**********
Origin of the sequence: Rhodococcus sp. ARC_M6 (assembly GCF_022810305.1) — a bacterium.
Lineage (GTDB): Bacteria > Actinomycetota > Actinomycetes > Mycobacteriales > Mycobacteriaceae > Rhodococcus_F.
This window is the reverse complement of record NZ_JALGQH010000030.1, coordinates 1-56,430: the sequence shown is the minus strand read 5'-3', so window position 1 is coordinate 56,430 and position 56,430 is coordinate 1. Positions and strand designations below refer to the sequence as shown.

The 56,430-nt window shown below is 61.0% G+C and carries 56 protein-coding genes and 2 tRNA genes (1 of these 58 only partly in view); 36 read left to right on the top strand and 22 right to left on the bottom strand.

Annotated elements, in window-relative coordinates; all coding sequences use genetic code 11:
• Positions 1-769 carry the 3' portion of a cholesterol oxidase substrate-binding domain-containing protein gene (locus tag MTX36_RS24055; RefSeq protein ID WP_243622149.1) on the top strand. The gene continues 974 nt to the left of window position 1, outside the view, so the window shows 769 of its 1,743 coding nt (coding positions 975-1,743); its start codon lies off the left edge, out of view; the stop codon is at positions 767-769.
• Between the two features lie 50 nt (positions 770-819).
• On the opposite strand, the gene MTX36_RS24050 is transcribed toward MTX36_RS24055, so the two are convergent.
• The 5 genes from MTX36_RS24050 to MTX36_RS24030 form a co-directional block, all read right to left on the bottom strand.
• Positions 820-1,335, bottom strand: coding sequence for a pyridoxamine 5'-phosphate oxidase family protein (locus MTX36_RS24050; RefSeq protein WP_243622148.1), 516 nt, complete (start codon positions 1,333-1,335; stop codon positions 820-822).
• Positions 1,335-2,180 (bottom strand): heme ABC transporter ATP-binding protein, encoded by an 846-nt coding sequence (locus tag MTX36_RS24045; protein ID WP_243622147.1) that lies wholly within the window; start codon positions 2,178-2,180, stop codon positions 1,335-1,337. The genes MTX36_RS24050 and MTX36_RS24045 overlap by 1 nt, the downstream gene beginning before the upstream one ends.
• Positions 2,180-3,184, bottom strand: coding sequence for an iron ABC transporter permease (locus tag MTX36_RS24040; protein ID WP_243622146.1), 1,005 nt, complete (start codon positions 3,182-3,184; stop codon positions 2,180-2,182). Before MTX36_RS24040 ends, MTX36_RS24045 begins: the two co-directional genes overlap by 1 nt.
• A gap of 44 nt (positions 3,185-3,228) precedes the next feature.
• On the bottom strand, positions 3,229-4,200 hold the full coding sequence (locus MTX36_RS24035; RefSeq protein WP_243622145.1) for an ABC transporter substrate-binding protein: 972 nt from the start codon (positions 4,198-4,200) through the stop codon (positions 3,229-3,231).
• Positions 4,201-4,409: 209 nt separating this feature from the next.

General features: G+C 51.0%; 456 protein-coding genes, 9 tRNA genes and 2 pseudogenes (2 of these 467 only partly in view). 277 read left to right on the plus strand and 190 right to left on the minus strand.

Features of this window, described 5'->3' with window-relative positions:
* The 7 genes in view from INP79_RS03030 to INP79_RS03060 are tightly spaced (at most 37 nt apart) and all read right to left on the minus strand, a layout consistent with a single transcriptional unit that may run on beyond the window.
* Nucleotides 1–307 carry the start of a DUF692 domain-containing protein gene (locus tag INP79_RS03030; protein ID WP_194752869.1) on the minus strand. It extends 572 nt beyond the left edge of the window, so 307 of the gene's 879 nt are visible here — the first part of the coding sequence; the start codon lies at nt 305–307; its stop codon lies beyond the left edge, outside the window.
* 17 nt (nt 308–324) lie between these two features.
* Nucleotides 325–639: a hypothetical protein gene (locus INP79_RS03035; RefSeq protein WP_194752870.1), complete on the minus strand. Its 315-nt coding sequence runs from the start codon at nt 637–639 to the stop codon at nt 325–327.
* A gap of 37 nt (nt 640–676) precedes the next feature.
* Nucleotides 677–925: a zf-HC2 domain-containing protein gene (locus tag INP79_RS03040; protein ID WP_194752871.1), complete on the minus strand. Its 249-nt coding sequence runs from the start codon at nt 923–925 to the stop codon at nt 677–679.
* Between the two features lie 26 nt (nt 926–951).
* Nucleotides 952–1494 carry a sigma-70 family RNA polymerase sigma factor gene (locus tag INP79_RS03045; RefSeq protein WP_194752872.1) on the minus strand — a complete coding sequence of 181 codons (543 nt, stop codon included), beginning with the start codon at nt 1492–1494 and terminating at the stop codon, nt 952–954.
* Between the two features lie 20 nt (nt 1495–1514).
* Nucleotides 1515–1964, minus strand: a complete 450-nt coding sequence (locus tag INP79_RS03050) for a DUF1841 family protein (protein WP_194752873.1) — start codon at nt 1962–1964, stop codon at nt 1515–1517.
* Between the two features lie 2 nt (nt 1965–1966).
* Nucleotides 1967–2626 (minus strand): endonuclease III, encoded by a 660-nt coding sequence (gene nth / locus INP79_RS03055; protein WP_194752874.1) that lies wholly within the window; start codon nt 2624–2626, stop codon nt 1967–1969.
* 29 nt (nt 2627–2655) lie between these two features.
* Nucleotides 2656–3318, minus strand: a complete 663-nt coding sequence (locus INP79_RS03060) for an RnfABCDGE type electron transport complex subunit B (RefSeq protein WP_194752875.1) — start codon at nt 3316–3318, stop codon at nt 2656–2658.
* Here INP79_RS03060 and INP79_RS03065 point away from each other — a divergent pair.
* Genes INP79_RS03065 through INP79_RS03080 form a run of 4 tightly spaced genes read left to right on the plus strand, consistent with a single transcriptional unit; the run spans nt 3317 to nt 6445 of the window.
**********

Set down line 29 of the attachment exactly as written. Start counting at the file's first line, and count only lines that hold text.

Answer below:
* Nucleotides 1967–2626 (minus strand): endonuclease III, encoded by a 660-nt coding sequence (gene nth / locus INP79_RS03055; protein WP_194752874.1) that lies wholly within the window; start codon nt 2624–2626, stop codon nt 1967–1969.